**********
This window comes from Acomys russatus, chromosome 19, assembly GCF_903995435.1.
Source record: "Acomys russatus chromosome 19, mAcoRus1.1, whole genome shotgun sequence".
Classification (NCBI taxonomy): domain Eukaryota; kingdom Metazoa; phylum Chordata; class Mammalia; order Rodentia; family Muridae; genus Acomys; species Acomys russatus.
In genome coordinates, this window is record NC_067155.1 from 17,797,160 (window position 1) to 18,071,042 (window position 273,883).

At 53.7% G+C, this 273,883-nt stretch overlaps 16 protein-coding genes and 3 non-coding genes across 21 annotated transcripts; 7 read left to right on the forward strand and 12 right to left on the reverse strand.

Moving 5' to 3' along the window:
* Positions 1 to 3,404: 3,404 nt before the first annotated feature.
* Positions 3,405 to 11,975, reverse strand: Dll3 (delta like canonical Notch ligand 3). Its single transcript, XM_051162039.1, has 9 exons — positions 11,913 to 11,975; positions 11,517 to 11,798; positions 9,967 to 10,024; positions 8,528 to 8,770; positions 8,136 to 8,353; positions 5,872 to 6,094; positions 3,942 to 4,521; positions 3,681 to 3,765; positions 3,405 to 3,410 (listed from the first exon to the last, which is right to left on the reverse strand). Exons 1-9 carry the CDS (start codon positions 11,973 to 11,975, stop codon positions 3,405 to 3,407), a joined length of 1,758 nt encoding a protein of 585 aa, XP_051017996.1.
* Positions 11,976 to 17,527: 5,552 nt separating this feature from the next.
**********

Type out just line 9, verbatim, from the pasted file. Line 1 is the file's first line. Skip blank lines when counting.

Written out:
* Positions 11,976 to 17,527: 5,552 nt separating this feature from the next.